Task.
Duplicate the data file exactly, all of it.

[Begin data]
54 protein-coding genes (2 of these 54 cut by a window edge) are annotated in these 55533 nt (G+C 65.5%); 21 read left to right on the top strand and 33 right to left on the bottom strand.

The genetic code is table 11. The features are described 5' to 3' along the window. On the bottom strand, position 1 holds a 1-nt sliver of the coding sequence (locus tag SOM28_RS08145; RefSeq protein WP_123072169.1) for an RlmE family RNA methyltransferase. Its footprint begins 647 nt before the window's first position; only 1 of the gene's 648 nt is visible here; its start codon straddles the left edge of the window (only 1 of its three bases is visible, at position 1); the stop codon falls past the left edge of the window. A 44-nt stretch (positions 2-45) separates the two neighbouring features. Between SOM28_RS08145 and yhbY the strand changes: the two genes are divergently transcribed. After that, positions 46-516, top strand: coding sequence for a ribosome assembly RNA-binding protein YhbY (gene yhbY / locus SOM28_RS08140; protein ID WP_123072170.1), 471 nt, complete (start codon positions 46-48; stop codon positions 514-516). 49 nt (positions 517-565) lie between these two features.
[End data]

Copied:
54 protein-coding genes (2 of these 54 cut by a window edge) are annotated in these 55533 nt (G+C 65.5%); 21 read left to right on the top strand and 33 right to left on the bottom strand.

The genetic code is table 11. The features are described 5' to 3' along the window. On the bottom strand, position 1 holds a 1-nt sliver of the coding sequence (locus tag SOM28_RS08145; RefSeq protein WP_123072169.1) for an RlmE family RNA methyltransferase. Its footprint begins 647 nt before the window's first position; only 1 of the gene's 648 nt is visible here; its start codon straddles the left edge of the window (only 1 of its three bases is visible, at position 1); the stop codon falls past the left edge of the window. A 44-nt stretch (positions 2-45) separates the two neighbouring features. Between SOM28_RS08145 and yhbY the strand changes: the two genes are divergently transcribed. After that, positions 46-516, top strand: coding sequence for a ribosome assembly RNA-binding protein YhbY (gene yhbY / locus SOM28_RS08140; protein ID WP_123072170.1), 471 nt, complete (start codon positions 46-48; stop codon positions 514-516). 49 nt (positions 517-565) lie between these two features.